Early Term Births identified as a pre-eminent issue in Fourth Australian Atlas of Healthcare Variation

12 May 2021

The Australian Atlas of Healthcare Variation Series explores how healthcare use in Australia varies depending on where people live. It investigates reasons for variation that may be unwarranted, and provides specific achievable actions to reduce unwarranted variation.

The forth Atlas was recently published and examines early planned birth, chronic disease and infection – potentially preventable hospitalisations, lumbar spinal surgery, ear nose and throat surgery in children and young people, gastrointestinal investigations and medicines use in older people

The Fourth Australian Atlas of Healthcare Variation examines variation in healthcare use according to where people live.

It covers six clinical areas:

  • early planned births;
  • chronic disease and infection;
  • ear, nose and throat surgery in children and young people;
  • lumbar spinal surgery;
  • gastrointestinal investigations; and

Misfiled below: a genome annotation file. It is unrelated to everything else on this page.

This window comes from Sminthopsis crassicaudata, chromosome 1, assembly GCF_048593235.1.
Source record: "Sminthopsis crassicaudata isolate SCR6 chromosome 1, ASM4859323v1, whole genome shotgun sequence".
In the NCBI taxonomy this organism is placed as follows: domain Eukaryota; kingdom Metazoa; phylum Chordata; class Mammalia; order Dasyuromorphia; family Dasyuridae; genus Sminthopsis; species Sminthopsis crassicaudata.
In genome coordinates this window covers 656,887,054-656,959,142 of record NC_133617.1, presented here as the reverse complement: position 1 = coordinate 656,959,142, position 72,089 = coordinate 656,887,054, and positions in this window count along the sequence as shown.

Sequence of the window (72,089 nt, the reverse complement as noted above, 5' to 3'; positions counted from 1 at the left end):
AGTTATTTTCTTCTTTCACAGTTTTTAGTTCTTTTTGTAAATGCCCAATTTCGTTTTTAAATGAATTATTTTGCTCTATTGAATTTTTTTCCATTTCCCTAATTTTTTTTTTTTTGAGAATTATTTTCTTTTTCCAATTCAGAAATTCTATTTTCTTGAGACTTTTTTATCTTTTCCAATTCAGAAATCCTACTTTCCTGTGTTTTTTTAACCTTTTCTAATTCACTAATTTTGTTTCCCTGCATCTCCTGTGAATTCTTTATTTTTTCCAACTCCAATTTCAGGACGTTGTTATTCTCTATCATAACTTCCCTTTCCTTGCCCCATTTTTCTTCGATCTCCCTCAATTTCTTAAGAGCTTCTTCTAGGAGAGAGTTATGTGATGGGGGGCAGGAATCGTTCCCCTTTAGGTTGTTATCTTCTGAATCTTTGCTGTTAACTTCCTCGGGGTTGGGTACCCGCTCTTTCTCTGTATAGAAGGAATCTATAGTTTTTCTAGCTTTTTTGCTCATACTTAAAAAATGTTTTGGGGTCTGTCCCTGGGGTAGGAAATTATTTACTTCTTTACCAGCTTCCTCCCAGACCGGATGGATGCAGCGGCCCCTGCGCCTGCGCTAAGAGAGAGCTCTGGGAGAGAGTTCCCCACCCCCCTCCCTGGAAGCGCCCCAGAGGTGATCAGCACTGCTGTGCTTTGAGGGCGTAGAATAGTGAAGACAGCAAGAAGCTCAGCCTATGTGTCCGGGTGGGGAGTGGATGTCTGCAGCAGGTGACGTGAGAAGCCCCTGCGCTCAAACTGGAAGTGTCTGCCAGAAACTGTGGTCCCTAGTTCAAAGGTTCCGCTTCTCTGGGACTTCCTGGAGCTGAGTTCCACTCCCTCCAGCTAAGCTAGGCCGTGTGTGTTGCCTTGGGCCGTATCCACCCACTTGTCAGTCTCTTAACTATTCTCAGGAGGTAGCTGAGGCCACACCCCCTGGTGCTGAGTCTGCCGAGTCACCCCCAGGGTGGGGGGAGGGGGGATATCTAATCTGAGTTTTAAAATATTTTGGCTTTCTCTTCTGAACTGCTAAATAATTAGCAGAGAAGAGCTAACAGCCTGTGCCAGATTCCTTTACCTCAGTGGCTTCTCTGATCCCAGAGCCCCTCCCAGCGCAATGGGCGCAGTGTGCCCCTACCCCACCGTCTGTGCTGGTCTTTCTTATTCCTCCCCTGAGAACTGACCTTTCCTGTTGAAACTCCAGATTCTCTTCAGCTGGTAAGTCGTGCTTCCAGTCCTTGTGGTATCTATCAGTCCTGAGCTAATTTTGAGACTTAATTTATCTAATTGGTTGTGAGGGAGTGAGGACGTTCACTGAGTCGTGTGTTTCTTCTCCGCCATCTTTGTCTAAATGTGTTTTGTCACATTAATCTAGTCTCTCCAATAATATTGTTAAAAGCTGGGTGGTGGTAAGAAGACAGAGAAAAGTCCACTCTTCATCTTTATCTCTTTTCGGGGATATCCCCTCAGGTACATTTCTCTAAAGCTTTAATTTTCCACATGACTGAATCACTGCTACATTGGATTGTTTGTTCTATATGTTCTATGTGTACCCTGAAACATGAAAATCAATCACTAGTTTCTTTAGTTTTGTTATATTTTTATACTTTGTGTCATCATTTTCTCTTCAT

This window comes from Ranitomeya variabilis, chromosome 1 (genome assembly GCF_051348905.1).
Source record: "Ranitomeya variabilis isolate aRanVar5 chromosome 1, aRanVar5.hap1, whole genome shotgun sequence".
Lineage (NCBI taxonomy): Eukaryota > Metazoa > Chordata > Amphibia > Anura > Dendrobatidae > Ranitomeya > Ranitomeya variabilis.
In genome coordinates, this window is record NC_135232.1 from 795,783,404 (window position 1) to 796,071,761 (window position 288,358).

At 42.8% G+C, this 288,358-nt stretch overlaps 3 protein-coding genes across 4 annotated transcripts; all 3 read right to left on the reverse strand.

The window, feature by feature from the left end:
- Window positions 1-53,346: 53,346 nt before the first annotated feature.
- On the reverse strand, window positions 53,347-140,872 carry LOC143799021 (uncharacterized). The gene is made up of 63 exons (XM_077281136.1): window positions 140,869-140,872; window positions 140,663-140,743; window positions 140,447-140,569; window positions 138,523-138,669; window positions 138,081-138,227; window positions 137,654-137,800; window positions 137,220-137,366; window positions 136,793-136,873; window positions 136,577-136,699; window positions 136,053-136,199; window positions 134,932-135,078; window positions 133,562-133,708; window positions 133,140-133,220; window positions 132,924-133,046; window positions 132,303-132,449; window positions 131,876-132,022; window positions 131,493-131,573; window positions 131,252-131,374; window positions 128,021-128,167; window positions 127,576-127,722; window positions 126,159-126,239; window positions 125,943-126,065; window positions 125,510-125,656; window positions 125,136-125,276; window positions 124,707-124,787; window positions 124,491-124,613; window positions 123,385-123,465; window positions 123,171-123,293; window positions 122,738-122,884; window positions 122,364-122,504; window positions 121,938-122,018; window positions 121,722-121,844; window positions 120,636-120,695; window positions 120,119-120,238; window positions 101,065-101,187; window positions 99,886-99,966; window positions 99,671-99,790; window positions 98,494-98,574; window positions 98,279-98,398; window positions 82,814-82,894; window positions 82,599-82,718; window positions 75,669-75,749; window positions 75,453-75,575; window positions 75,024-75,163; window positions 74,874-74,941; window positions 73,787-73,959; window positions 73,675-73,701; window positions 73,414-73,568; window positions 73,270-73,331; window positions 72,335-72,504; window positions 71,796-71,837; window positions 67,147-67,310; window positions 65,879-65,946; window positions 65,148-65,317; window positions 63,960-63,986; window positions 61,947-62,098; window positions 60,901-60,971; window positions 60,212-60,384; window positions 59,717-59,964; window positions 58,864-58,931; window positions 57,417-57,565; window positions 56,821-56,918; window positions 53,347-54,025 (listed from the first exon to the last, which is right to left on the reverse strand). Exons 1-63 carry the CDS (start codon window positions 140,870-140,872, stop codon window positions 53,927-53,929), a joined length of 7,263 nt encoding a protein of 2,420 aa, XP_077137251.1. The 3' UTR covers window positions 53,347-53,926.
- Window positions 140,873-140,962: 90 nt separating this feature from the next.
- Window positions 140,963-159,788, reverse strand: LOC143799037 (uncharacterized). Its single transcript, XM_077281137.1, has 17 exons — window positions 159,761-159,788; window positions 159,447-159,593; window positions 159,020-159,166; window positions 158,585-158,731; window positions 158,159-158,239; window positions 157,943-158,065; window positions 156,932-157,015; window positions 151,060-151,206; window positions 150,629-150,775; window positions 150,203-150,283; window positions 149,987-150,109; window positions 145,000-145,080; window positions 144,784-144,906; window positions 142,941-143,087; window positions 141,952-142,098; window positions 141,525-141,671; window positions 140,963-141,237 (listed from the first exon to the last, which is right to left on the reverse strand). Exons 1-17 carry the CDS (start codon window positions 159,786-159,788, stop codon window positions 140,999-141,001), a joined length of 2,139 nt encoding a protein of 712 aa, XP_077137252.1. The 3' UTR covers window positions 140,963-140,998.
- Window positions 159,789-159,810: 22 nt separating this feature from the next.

• medicines use in older people.

 

As the new Altas profiles early-term births as a pre-eminent variation issue we know it will be of benefit to our members to familiarise themselves with this report:

 

 

Why measure variation in healthcare use? [statement from Australian Commission on Safety and Quality in Healthcare]

Getting the best outcomes for patients and reducing harm are the goals of the Atlas. Where we see substantial variation in use of a particular treatment, it is an alarm bell that should make us stop and investigate whether appropriate care is being delivered.

Variation in itself is not necessarily bad, and it can be good if it reflects health services responding to differences in patient preferences or underlying needs. When a difference in the use of health services does not reflect these factors, it is unwanted variation and represents an opportunity for the health system to improve.

Looking at how healthcare use varies between people living in different areas, between people with and without socioeconomic disadvantage, and between Aboriginal and Torres Strait Islander Australians and other Australians can show who in our community is missing out. Fundamental changes to address the underlying determinants of ill health, as well as better service delivery for those with existing disease, are needed where these inequities are found.